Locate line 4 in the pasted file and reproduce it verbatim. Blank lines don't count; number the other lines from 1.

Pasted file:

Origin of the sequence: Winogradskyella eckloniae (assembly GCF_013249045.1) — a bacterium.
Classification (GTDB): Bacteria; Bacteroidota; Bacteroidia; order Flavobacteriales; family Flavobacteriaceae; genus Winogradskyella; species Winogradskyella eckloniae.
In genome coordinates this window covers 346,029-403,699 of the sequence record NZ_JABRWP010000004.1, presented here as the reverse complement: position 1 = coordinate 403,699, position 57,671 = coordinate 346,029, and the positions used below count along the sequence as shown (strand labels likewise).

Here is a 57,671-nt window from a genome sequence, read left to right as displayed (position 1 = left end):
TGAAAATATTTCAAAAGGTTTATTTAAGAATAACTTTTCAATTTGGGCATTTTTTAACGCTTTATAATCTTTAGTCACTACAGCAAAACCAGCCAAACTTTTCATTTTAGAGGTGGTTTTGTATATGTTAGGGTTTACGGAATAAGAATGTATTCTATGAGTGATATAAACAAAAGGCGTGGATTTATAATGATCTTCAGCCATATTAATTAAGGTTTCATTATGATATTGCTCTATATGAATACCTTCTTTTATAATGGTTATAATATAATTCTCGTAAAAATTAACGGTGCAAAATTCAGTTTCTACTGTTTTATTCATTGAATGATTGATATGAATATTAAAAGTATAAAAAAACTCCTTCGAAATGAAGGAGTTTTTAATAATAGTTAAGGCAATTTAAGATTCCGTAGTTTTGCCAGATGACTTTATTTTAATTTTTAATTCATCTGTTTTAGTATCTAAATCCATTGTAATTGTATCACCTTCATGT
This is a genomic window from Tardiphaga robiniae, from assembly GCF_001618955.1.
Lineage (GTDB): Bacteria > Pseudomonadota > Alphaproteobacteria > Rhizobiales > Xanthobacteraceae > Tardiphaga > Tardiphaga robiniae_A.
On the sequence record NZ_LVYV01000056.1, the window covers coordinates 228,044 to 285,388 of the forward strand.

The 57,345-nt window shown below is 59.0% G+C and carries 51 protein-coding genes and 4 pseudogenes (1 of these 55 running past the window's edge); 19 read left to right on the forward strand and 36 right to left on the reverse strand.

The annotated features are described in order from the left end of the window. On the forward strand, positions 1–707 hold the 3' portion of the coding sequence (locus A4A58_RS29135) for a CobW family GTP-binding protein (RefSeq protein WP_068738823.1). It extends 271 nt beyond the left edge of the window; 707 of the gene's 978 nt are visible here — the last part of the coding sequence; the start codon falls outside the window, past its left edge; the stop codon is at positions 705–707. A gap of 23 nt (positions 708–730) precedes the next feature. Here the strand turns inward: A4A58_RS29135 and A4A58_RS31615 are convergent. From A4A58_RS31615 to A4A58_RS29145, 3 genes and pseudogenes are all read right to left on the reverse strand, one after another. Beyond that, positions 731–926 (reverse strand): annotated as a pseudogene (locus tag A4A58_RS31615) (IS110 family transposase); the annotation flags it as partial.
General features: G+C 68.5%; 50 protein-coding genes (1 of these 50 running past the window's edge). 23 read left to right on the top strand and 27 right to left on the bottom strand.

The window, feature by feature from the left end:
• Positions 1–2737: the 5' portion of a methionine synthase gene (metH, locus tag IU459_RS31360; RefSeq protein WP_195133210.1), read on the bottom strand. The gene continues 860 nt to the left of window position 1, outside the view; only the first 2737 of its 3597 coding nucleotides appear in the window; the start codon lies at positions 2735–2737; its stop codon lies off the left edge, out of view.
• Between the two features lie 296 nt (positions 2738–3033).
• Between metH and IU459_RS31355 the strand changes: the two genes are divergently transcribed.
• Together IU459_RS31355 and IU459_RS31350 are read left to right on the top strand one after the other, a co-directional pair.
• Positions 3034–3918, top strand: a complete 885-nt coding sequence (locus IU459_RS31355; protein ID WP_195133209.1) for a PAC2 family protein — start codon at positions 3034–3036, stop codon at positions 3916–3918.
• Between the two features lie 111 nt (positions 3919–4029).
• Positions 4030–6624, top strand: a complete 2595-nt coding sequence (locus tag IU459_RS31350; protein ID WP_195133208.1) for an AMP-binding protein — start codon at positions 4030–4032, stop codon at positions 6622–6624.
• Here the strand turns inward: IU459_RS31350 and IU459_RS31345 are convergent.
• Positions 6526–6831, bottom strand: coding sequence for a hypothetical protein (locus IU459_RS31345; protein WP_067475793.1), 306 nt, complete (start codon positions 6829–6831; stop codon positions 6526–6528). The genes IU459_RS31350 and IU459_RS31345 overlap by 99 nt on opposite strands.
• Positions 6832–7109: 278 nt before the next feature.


Here is a 57,671-nt window from a genome sequence, read left to right as displayed (position 1 = left end):